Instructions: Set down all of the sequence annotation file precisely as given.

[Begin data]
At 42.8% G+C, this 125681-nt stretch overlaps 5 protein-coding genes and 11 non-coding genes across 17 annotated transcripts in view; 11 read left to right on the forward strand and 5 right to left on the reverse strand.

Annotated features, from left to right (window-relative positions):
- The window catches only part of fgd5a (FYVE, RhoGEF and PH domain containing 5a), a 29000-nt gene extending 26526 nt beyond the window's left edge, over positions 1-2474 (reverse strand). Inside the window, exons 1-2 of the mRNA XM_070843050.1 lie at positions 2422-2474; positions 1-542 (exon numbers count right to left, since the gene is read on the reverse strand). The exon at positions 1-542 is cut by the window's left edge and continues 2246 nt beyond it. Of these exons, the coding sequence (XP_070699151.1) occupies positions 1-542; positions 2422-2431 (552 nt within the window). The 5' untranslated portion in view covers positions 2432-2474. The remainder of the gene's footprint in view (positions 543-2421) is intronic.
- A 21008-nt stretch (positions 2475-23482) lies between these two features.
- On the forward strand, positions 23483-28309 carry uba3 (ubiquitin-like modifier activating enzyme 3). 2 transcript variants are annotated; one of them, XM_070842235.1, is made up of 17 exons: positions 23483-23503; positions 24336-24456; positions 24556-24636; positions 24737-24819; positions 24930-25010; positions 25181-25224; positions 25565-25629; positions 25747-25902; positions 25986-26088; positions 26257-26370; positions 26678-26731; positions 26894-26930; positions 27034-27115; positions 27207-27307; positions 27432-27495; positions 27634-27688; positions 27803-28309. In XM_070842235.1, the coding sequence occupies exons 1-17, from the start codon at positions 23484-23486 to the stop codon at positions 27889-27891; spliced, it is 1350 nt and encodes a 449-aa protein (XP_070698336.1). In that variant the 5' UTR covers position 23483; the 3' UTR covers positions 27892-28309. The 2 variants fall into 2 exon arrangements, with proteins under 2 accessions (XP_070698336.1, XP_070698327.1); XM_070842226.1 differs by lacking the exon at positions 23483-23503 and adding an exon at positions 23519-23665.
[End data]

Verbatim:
At 42.8% G+C, this 125681-nt stretch overlaps 5 protein-coding genes and 11 non-coding genes across 17 annotated transcripts in view; 11 read left to right on the forward strand and 5 right to left on the reverse strand.

Annotated features, from left to right (window-relative positions):
- The window catches only part of fgd5a (FYVE, RhoGEF and PH domain containing 5a), a 29000-nt gene extending 26526 nt beyond the window's left edge, over positions 1-2474 (reverse strand). Inside the window, exons 1-2 of the mRNA XM_070843050.1 lie at positions 2422-2474; positions 1-542 (exon numbers count right to left, since the gene is read on the reverse strand). The exon at positions 1-542 is cut by the window's left edge and continues 2246 nt beyond it. Of these exons, the coding sequence (XP_070699151.1) occupies positions 1-542; positions 2422-2431 (552 nt within the window). The 5' untranslated portion in view covers positions 2432-2474. The remainder of the gene's footprint in view (positions 543-2421) is intronic.
- A 21008-nt stretch (positions 2475-23482) lies between these two features.
- On the forward strand, positions 23483-28309 carry uba3 (ubiquitin-like modifier activating enzyme 3). 2 transcript variants are annotated; one of them, XM_070842235.1, is made up of 17 exons: positions 23483-23503; positions 24336-24456; positions 24556-24636; positions 24737-24819; positions 24930-25010; positions 25181-25224; positions 25565-25629; positions 25747-25902; positions 25986-26088; positions 26257-26370; positions 26678-26731; positions 26894-26930; positions 27034-27115; positions 27207-27307; positions 27432-27495; positions 27634-27688; positions 27803-28309. In XM_070842235.1, the coding sequence occupies exons 1-17, from the start codon at positions 23484-23486 to the stop codon at positions 27889-27891; spliced, it is 1350 nt and encodes a 449-aa protein (XP_070698336.1). In that variant the 5' UTR covers position 23483; the 3' UTR covers positions 27892-28309. The 2 variants fall into 2 exon arrangements, with proteins under 2 accessions (XP_070698336.1, XP_070698327.1); XM_070842226.1 differs by lacking the exon at positions 23483-23503 and adding an exon at positions 23519-23665.